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Vainglory. How bad is it?


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#1 Vincent Stoyas

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Posted 20 July 2012 - 08:48 PM

I was having a discussion with a friend the other day about the vainglory of Facebook. I quoted to her a passage from St. John Climacus' book The Ladder of Divine Ascent.

" Like the sun which shines on all alike, vainglory beams on every occupation. What I mean is this: I fast, and turn vainglorious. I stop fasting so that I will draw no attention to myself, and I become vainglorious over my prudence. I dress well or badly, and am vainglorious in either case. I talk or I remain silent, and each time I am defeated. No matter how I shed this prickly thing, a spike remains to stand up against me."


She responded that she doesn't really even know how to respond to that, but that it reminds of Luther (she wasn't sure if it was Luther or not) saying something to the effect of, "you cannot do good for its own sake." She proceeded to ask, if all things are vainglorious then can one just say that vainglory is not bad? The answer seems to simply be, of course it's still bad. But why is it bad?

I'm going to try to not ramble much, but I know the Ladder of Divine Ascent has each step that is foundation for the next step. In which, one cannot progress to the third step without first overcoming the first two steps. The vainglory chapter is much higher up the ladder, so is it just something out of reach for some us, at least in our current state of life? And if so, is it something we should just not think about? If it's something we shouldn't think about then maybe it really isn't all that bad? I can't really accept the notion that it's not bad, but is it something we will be held accountable for during Judgement?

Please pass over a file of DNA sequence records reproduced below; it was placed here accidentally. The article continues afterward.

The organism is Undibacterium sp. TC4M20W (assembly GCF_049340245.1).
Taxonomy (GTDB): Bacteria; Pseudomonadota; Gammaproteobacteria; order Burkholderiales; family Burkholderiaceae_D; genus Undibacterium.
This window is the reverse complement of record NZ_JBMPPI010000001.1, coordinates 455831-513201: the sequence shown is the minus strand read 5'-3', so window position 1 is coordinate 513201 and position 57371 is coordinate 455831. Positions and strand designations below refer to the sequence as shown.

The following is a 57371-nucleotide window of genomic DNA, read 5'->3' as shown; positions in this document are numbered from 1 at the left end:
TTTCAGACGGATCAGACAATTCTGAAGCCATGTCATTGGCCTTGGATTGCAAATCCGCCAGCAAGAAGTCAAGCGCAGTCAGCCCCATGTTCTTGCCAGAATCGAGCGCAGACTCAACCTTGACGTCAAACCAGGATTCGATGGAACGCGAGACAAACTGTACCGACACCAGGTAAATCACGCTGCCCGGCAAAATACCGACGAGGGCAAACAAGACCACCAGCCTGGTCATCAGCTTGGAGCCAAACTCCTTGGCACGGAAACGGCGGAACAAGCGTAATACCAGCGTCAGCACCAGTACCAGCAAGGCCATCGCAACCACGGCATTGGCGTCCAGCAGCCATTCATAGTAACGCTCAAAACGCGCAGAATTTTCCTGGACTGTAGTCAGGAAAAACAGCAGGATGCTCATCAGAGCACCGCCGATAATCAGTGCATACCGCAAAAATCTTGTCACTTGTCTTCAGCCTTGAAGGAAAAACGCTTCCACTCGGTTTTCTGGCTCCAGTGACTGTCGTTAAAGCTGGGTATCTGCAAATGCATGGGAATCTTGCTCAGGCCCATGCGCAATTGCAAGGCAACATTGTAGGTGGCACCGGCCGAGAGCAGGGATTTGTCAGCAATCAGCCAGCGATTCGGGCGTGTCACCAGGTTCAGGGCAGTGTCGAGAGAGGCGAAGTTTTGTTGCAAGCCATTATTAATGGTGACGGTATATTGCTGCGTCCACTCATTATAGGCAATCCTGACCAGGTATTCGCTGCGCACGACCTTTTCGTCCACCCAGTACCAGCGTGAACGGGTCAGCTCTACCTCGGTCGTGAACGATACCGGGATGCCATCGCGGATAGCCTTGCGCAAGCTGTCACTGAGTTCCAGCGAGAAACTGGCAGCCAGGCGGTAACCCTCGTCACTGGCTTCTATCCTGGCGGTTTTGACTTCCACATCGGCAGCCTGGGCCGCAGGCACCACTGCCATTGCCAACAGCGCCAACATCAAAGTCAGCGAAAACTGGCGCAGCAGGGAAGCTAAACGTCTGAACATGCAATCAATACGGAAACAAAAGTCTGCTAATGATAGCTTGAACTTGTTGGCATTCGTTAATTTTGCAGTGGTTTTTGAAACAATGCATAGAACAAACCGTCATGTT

#2 Paul Cowan

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Posted 20 July 2012 - 10:15 PM

I would think vainglory and pride go hand in hand. It's kinda like if you are standing on the North Pole; Any direction you look, is south. Regardless what you do to prevent it, it's always right in front of you. And no, we can't just shut our eyes to it.

Paul

#3 Vincent Stoyas

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Posted 21 July 2012 - 08:03 PM

Yes, I definitely agree with you. We should not avert our eyes from it.
But if even St. John struggles with such a passion how are we to have hope? In what manner should it be approached?

#4 Paul Cowan

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Posted 21 July 2012 - 09:55 PM

I did not say "avert our eyes", I said "shut our eyes". Big difference. We cannot be oblivious to things going on around us or in us. But we can move away from souces of danger when they present themselves. Think of it like a huge mountain range with valleys in between. Mountains are all around and after everyone there are 10 more. However, water will flow around them at the point of least resistance. We need to do the same. We will always have struggles and passions. Some we will run smack dab into but others we can take as a glancing blow as they come at us 60 miles an hour. We don't have to get hit head on but we can dodge and twist and turn to get past problems as we do in a very crowded mall at Christmas time.

We must not lose hope. All things are possible in God. Now if I can just remember this in my own struggles.

Paul

#5 Owen Jones

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Posted 22 July 2012 - 01:42 PM

The emphasis in Orthodoxy on spiritual struggle is a good thing, however, like most spiritual principles it can be misunderstood and misapplied (IMHO). It depends on what the source of the struggle is. Is it God's power and His goodness, or are we trying to struggle based on our own will power, or some presumed goodness that we possess? The latter I fear is all too common in human beings, self included. God lightens the load by actually being the One who is doing the struggling, and when we align our will with His, this lightens the load considerably. So perhaps an example of vainglory would be if I have convinced myself that any success in my spiritual struggles is the result of my effort.




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